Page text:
The issue has again resurfaced after the Middlesbrough defender Chris Riggott was deemed to have scored an own goal against West Ham on Sunday when the goalkeeper Mark Schwarzer appeared to have kept it out. Middlesbrough went on to lose 2-1.
The call for video replay for goalline decisions has increased over the past year after controversial incidents involving Roy Carroll and Luis Garcia. Carroll, then at Manchester United, escaped after dropping the ball over the line in a match against Tottenham and Liverpool's Garcia was awarded a contentious winner in the Champions' League semi-final against Chelsea.
Hackett, the general manager of the Professional Game Match Official Board, said: "I'd love to see some technology to assist us with goalline decisions. The general feeling in football is that technology, if it was available, would assist.
"The governing body [Fifa] is reluctant to introduce any form of video technology and is concentrating more on goalline technology with a chip inserted into the ball which sends out a signal. I am in the hands - like all of football - of Fifa, who are spending a great amount of time and effort in terms of this chip in the ball to try to introduce it as quickly as possible to the top-level game."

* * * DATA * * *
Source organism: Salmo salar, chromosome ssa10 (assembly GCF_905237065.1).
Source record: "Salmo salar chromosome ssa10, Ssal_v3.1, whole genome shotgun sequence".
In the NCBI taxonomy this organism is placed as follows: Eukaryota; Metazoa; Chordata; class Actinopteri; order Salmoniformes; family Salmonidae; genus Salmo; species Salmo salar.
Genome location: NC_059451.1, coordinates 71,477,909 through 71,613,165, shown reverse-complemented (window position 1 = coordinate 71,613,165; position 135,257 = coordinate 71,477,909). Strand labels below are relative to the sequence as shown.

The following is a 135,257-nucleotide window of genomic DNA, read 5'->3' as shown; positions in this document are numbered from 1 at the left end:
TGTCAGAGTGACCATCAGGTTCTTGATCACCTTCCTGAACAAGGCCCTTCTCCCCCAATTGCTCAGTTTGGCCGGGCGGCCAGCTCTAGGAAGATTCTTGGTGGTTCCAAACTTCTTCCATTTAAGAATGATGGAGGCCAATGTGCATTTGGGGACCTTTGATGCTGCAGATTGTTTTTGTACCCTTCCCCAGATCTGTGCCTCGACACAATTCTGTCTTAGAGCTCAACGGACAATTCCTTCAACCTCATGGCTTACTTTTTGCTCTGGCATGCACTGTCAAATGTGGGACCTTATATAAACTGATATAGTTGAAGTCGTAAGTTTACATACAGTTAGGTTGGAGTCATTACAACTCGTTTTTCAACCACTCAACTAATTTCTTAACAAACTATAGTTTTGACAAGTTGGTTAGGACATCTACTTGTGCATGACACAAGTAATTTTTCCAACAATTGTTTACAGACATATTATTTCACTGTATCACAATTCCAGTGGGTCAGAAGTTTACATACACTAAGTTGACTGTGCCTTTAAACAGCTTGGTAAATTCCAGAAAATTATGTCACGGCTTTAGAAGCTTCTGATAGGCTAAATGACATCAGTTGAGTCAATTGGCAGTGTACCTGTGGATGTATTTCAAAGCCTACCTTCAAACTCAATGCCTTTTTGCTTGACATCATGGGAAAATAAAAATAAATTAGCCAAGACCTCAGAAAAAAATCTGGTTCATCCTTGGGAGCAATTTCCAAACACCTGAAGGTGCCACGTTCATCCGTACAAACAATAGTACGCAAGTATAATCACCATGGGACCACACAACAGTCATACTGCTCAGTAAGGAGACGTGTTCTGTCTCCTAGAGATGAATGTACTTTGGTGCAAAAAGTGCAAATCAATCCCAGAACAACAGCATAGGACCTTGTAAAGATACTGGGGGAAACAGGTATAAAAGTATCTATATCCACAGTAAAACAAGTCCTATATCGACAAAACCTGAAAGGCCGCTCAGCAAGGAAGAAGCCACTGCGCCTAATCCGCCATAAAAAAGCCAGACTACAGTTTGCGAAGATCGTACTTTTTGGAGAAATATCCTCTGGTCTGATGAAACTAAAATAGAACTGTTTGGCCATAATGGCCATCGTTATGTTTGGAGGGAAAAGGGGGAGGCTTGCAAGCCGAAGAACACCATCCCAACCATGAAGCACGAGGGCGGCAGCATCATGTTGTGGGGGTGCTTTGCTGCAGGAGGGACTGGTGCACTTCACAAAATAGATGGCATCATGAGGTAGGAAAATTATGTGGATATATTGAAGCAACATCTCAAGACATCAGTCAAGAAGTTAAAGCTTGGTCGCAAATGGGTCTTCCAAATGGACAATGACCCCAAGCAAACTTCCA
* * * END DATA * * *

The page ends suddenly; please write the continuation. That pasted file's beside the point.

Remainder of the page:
The Fifa president, Sepp Blatter, admitted this month that tests held at the Under-17 World Championship in Peru had been inconclusive, but revealed that if the technology proves successful in the World Club Championship in Japan in December, next year's World Cup in Germany could benefit.
Steve McClaren, the Middlesbrough manager, insisted the technology be introduced after the weekend's controversy and won support from the Hammers' manager, Alan Pardew.
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